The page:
Meta Platforms, the parent company of Facebook, Instagram, and WhatsApp, has been slapped with a staggering 1.2 billion euro ($1.3 billion) fine by the leading European Union privacy regulator.
The fine was imposed by the Data Protection Commissioner (DPC) in Ireland, following Meta’s transfer of user data to the United States, in violation of a 2020 EU court ruling that invalidated an EU-U.S. data transfer agreement. This fine sets a new record, surpassing the previous highest EU privacy fine of 746 million euros imposed on Amazon.com by Luxembourg in 2021.
The dispute over Meta’s data storage practices traces back a decade when Austrian privacy advocate Max Schrems raised concerns about the risk of U.S. surveillance in light of revelations by former U.S. National Security Agency contractor Edward Snowden.
Meta Platforms has stated that it intends to appeal the ruling, including the unjustified and unnecessary fine, which it believes sets a dangerous precedent for numerous other companies. Additionally, Meta plans to seek a court order to halt the suspension of data transfers.
While Meta Platforms expressed confidence that a new agreement facilitating the secure transfer of EU citizens’ personal data to the United States would be fully implemented before the suspension takes effect, it reiterated its previous warning that a disruption could result in the suspension of Facebook services in Europe.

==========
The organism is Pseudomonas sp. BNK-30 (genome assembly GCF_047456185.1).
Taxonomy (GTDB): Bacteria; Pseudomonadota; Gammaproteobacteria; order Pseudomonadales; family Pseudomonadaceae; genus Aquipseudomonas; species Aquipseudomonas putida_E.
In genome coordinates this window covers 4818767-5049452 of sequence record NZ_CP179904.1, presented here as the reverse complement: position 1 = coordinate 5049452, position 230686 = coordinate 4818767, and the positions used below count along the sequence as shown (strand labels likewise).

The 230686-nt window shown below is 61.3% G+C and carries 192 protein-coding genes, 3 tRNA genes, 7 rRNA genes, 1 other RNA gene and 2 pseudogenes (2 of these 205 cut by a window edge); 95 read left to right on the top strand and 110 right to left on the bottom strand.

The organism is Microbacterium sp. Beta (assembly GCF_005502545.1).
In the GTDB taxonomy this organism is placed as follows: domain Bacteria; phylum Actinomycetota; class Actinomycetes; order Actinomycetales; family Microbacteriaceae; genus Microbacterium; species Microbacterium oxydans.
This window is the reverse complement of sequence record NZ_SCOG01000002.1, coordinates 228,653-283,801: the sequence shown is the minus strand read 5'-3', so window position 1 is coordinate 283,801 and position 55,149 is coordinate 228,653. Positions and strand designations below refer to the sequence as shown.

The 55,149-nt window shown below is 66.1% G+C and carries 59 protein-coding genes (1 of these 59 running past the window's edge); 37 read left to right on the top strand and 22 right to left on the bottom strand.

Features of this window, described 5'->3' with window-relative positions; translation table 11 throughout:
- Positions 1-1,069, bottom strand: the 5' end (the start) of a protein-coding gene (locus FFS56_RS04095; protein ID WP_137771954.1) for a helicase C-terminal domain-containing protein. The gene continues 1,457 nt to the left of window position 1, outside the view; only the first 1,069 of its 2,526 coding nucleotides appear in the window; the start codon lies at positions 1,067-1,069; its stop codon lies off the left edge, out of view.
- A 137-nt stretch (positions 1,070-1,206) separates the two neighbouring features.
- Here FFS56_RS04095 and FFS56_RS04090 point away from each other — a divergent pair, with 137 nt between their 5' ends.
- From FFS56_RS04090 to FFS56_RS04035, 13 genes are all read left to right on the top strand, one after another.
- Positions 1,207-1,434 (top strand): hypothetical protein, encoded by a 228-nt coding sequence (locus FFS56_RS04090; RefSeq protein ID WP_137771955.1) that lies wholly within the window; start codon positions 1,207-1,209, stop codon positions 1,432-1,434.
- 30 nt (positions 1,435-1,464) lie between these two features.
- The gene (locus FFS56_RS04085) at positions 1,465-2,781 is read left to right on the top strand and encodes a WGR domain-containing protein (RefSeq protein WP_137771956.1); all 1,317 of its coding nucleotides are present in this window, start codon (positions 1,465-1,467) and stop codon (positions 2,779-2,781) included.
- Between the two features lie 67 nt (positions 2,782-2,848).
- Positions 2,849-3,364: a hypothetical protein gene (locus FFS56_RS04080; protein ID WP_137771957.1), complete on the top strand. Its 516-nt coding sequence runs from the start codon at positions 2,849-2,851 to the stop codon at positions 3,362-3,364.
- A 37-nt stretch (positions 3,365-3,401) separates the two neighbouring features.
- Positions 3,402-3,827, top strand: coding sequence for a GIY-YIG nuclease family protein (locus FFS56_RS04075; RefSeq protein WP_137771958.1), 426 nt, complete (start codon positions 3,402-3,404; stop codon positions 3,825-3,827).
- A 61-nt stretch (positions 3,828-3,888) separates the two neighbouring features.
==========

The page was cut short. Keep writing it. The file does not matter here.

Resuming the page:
Meta Platforms argued that without the ability to transfer data across borders, the internet risks becoming fragmented into national and regional silos.
In March, the DPC announced that EU and U.S. officials were hopeful that a new data protection framework, agreed upon by Brussels and Washington in March 2022, would be ready by July. The previous two data transfer pacts were invalidated by Europe’s top court, the European Court of Justice, due to concerns regarding U.S. surveillance practices.
Max Schrems expressed skepticism about Meta’s reliance on the new agreement, suggesting that unless U.S. surveillance laws are amended, Meta would likely be required to store EU data within the EU. Max Schrems stated, “In my view, the new deal has maybe a 10 percent chance of not being killed by the CJEU (EU Court of Justice).”
As the lead EU regulator for numerous prominent technology companies, thanks to their European headquarters being located in Ireland, the Irish DPC’s suspension order and subsequent fine of Meta could set a precedent for other firms. The DPC has now fined Meta a total of 2.5 billion euros for violations under the General Data Protection Regulation (GDPR) introduced in 2018.
Initially, the DPC did not propose imposing a fine alongside the suspension order. However, following disagreement from four other EU supervisory authorities, the record-breaking fine was added after a ruling by the European Data Protection Board (EDPB). The Irish regulator has fined Meta more than any other tech company and currently has ten ongoing investigations into the social media conglomerate’s platforms.